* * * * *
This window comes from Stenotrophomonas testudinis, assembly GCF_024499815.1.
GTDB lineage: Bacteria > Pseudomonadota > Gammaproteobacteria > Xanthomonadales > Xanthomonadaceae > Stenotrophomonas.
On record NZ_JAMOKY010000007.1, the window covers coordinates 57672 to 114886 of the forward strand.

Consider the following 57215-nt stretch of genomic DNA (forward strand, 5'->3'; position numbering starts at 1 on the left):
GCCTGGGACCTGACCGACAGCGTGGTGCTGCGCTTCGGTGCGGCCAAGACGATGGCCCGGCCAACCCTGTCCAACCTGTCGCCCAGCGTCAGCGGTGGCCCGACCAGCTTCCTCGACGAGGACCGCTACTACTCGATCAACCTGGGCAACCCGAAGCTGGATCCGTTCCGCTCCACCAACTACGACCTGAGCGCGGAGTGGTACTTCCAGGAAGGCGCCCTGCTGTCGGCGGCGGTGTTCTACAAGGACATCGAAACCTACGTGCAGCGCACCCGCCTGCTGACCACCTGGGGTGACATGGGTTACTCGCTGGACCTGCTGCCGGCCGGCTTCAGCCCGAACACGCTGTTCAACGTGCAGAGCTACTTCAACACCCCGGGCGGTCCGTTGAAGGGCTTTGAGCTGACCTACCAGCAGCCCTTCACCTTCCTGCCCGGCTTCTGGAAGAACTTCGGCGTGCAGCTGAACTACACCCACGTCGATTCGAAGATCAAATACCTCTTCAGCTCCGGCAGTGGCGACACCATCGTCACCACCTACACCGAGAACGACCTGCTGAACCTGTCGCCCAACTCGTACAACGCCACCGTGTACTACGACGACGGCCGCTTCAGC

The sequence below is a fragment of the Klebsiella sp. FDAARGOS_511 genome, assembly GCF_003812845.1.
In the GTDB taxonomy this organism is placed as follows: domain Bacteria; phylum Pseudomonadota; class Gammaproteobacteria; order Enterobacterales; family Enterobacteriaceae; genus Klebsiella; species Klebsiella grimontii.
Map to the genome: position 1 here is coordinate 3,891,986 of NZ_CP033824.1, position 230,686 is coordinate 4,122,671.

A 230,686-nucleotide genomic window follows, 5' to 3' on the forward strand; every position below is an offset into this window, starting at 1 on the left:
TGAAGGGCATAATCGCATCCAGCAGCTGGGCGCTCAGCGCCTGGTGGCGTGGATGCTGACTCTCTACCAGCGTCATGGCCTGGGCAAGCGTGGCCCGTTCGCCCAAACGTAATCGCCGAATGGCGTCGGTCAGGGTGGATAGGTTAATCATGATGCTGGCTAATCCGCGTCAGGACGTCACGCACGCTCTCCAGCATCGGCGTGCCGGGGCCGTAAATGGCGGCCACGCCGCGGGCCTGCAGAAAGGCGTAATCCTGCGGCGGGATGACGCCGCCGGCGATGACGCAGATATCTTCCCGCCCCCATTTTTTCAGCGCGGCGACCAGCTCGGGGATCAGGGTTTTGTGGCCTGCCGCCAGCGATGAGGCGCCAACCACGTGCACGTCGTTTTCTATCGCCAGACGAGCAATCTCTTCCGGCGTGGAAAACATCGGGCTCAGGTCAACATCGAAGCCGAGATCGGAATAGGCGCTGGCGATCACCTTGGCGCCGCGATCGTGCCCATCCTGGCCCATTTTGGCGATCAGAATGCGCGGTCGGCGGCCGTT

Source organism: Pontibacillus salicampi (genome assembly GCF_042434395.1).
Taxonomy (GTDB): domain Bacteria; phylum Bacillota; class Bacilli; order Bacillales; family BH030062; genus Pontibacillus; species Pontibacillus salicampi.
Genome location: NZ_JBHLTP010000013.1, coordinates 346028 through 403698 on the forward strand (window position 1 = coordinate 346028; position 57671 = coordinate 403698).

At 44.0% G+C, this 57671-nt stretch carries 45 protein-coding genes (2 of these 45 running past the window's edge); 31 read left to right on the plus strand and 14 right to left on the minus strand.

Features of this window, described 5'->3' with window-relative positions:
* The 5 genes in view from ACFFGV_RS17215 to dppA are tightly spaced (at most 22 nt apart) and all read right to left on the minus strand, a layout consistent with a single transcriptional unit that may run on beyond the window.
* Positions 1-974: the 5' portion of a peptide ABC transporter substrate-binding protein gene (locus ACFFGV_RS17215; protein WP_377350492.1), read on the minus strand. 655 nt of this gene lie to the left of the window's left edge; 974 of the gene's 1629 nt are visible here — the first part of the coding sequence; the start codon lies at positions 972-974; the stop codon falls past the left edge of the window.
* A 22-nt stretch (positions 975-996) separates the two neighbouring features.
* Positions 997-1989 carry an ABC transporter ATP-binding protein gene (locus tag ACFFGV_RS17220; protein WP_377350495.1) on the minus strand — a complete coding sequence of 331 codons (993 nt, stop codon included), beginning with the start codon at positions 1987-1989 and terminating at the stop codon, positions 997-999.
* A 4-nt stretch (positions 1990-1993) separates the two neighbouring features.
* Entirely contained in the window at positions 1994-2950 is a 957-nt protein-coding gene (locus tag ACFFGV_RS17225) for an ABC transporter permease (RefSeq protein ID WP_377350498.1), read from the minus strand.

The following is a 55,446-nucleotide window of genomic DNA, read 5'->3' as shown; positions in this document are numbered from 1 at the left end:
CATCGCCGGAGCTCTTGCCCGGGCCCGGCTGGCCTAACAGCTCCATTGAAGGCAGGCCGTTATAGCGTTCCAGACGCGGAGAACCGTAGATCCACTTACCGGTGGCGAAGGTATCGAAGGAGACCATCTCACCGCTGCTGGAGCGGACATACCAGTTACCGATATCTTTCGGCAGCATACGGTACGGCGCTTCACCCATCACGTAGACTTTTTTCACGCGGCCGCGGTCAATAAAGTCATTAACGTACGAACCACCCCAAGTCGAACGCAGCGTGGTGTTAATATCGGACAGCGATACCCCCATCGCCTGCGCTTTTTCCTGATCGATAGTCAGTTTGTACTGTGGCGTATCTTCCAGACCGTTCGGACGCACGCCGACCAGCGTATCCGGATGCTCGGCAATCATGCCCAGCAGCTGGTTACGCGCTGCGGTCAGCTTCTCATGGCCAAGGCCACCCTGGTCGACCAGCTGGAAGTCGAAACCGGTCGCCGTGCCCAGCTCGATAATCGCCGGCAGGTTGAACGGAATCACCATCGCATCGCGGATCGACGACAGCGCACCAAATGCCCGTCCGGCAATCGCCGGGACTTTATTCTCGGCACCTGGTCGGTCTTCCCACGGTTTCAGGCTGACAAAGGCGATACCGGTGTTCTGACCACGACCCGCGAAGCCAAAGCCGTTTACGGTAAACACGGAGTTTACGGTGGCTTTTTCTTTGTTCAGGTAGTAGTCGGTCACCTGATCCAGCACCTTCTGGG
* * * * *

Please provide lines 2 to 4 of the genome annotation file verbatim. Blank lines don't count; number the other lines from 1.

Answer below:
GTDB lineage: Bacteria > Pseudomonadota > Gammaproteobacteria > Xanthomonadales > Xanthomonadaceae > Stenotrophomonas.
On record NZ_JAMOKY010000007.1, the window covers coordinates 57672 to 114886 of the forward strand.

Consider the following 57215-nt stretch of genomic DNA (forward strand, 5'->3'; position numbering starts at 1 on the left):